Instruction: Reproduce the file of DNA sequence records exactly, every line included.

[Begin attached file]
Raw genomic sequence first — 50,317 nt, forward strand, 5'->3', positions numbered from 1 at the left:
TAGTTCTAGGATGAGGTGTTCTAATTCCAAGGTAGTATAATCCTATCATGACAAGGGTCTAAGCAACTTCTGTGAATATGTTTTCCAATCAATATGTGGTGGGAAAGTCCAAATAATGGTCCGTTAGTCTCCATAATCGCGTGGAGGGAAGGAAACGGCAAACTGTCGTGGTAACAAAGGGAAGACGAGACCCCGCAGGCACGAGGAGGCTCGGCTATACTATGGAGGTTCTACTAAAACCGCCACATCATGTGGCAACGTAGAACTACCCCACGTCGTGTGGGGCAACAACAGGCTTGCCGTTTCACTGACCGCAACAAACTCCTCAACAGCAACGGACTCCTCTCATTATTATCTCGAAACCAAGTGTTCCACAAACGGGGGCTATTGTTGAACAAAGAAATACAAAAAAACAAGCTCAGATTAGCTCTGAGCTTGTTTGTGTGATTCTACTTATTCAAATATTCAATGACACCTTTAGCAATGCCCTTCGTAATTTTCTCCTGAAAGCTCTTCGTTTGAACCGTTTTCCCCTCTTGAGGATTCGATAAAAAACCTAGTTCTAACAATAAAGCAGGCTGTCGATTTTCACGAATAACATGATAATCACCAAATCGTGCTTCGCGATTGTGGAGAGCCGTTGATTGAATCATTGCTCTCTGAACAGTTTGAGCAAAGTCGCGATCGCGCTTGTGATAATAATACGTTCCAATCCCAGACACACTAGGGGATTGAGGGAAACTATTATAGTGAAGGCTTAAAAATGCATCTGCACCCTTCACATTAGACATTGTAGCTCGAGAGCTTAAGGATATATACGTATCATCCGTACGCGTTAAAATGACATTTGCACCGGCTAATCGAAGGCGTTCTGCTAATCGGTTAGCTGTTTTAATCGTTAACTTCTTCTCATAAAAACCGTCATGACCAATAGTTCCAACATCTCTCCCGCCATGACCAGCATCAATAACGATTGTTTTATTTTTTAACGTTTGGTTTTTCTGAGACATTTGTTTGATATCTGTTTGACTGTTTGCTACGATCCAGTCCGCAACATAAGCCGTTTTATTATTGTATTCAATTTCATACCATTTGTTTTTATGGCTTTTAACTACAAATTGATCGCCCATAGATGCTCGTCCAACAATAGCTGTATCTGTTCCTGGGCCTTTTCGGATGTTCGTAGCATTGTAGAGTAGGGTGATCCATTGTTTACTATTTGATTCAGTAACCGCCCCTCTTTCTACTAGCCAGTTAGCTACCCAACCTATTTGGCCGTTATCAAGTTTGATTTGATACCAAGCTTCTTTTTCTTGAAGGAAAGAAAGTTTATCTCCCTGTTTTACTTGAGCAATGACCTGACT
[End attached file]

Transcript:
Raw genomic sequence first — 50,317 nt, forward strand, 5'->3', positions numbered from 1 at the left:
TAGTTCTAGGATGAGGTGTTCTAATTCCAAGGTAGTATAATCCTATCATGACAAGGGTCTAAGCAACTTCTGTGAATATGTTTTCCAATCAATATGTGGTGGGAAAGTCCAAATAATGGTCCGTTAGTCTCCATAATCGCGTGGAGGGAAGGAAACGGCAAACTGTCGTGGTAACAAAGGGAAGACGAGACCCCGCAGGCACGAGGAGGCTCGGCTATACTATGGAGGTTCTACTAAAACCGCCACATCATGTGGCAACGTAGAACTACCCCACGTCGTGTGGGGCAACAACAGGCTTGCCGTTTCACTGACCGCAACAAACTCCTCAACAGCAACGGACTCCTCTCATTATTATCTCGAAACCAAGTGTTCCACAAACGGGGGCTATTGTTGAACAAAGAAATACAAAAAAACAAGCTCAGATTAGCTCTGAGCTTGTTTGTGTGATTCTACTTATTCAAATATTCAATGACACCTTTAGCAATGCCCTTCGTAATTTTCTCCTGAAAGCTCTTCGTTTGAACCGTTTTCCCCTCTTGAGGATTCGATAAAAAACCTAGTTCTAACAATAAAGCAGGCTGTCGATTTTCACGAATAACATGATAATCACCAAATCGTGCTTCGCGATTGTGGAGAGCCGTTGATTGAATCATTGCTCTCTGAACAGTTTGAGCAAAGTCGCGATCGCGCTTGTGATAATAATACGTTCCAATCCCAGACACACTAGGGGATTGAGGGAAACTATTATAGTGAAGGCTTAAAAATGCATCTGCACCCTTCACATTAGACATTGTAGCTCGAGAGCTTAAGGATATATACGTATCATCCGTACGCGTTAAAATGACATTTGCACCGGCTAATCGAAGGCGTTCTGCTAATCGGTTAGCTGTTTTAATCGTTAACTTCTTCTCATAAAAACCGTCATGACCAATAGTTCCAACATCTCTCCCGCCATGACCAGCATCAATAACGATTGTTTTATTTTTTAACGTTTGGTTTTTCTGAGACATTTGTTTGATATCTGTTTGACTGTTTGCTACGATCCAGTCCGCAACATAAGCCGTTTTATTATTGTATTCAATTTCATACCATTTGTTTTTATGGCTTTTAACTACAAATTGATCGCCCATAGATGCTCGTCCAACAATAGCTGTATCTGTTCCTGGGCCTTTTCGGATGTTCGTAGCATTGTAGAGTAGGGTGATCCATTGTTTACTATTTGATTCAGTAACCGCCCCTCTTTCTACTAGCCAGTTAGCTACCCAACCTATTTGGCCGTTATCAAGTTTGATTTGATACCAAGCTTCTTTTTCTTGAAGGAAAGAAAGTTTATCTCCCTGTTTTACTTGAGCAATGACCTGACT